OSPCA’s powers unconstitutional
CHESTERVILLE – As of April 1st, and for the first time in 100 years, the province no longer has an agency to investigate and enforce animal cruelty laws with livestock.
The Ontario Society for the Prevention of Cruelty to Animals (OSPCA), which enforced both provincial and Criminal Code animal cruelty laws under the OSPCA Act that became law in 1919, notified the government in March it would not renew their contract with the province.
This shift in direction comes on the heels of a January ruling by an Ontario court that found the OSPCA’s powers to be unconstitutional. The judge gave the government a year to address the issue.
For Jackie Pemberton, Dundas County representative for the Ontario Federation of Agriculture, the announcement by the OSPCA didn’t come as much of a surprise.
“There has always been some concerns that the OSPCA is a fundraising organization that was doing regulatory enforcement,” she said.
While critics agreed that the OSPCA wasn’t the right outfit for the job, what organization steps in and fills the void?
Pemberton addressed the issue at the Dundas Federation Of Agriculture annual general meeting.
She broached the possibility of turning to Ontario Ministry of Agriculture, Food and Rural Affairs (OMAFRA) or the Ministry of Natural Resources and Forestry (MNRF) when speaking to members of the Dundas Federation Of Agriculture at the annual general meeting.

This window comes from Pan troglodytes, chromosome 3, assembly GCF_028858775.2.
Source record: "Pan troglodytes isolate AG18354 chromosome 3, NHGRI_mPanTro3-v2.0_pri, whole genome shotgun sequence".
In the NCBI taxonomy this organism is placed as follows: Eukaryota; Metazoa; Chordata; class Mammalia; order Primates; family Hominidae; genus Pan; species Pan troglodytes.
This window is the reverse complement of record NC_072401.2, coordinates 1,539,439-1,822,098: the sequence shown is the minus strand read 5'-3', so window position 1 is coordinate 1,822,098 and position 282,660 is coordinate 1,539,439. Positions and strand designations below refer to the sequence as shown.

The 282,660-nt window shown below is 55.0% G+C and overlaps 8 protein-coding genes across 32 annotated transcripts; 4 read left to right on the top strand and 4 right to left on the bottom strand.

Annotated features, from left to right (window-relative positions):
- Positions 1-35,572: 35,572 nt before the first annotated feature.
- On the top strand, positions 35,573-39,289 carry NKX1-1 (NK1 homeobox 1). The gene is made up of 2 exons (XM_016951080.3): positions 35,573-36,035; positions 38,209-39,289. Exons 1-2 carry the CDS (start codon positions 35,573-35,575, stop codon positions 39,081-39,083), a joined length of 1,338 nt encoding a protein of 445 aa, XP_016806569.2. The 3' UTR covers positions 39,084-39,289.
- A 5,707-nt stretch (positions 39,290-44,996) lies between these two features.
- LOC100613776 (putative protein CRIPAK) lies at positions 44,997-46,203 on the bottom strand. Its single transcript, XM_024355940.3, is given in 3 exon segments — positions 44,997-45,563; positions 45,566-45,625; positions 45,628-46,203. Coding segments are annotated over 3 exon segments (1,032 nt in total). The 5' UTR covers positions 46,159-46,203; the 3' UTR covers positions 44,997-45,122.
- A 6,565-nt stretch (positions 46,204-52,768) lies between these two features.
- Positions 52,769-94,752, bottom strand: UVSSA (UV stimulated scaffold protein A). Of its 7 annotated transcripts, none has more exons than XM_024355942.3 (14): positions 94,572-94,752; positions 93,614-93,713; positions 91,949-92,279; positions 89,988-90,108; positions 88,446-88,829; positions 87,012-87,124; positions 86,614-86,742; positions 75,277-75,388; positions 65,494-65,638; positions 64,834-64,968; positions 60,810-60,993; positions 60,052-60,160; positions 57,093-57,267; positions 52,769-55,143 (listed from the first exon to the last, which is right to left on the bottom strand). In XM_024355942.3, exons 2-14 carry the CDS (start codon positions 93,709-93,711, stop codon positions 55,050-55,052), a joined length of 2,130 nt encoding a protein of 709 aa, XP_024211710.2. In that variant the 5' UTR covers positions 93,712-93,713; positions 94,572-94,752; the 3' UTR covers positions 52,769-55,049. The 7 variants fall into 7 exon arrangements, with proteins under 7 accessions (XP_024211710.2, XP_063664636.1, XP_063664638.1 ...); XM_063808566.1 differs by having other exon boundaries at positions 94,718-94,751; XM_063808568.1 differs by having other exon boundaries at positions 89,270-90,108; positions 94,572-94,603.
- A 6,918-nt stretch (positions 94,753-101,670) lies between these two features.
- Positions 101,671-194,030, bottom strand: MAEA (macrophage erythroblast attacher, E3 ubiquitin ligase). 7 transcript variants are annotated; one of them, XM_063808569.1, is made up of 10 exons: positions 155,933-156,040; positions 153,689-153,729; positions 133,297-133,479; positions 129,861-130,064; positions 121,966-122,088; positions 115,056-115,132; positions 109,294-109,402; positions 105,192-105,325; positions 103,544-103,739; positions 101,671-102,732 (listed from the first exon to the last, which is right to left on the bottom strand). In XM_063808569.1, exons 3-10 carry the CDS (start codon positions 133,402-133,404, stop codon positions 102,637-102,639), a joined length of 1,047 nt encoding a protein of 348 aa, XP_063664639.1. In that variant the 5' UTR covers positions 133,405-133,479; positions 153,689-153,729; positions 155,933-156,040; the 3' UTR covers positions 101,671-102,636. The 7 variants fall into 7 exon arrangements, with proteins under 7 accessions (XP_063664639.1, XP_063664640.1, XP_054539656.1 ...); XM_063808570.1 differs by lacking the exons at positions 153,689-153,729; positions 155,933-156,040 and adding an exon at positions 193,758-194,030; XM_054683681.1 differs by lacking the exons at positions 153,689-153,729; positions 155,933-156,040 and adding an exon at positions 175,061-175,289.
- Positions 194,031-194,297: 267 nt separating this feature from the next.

“If the OSPCA is not looking after livestock, who do you call? Where does the call go? Police have enforcement and they always have. Could it be the MNRF because they have those powers?,” questioned Pemberton.
OSPCA is still under contract for a three-month transition phase until June 28 but the clock is ticking and action is needed.
“It’s happened very quickly and we’ve been working very hard on trying to get an immediate and long-term solution,” said Pemberton. “There are really no specifics on who’s taking the lead. This is one thing that looks to me like we are working together. Dairy, beef, feathers. They’re all concerned.”
One of the major considerations is that not only will the enforcing authority change, but the OSPCA Act could undergo significant changes as well.
“If they’re changing the regulation, the Ontario Prevention and Cruelty Act, [all we ask] is that agriculture has some input in that,” said Pemberton. “We are very much self-regulating. We have codes of practice for our livestock that we follow. There’s always that perception from others that it’s the fox watching the hen house, but we are the best ones to know animal husbandry, how to care for animals and to help design a piece of regulation or some ideas that are able to facilitate this gap that is going to happen.”
The OSPCA receives $5.75 million in provincial funding annually, but has publicly stated it wasn’t enough to carry out their enforcement duties. The OSPCA will continue to provide animal shelter, collect evidence in animal cruelty cases and offer veterinary services.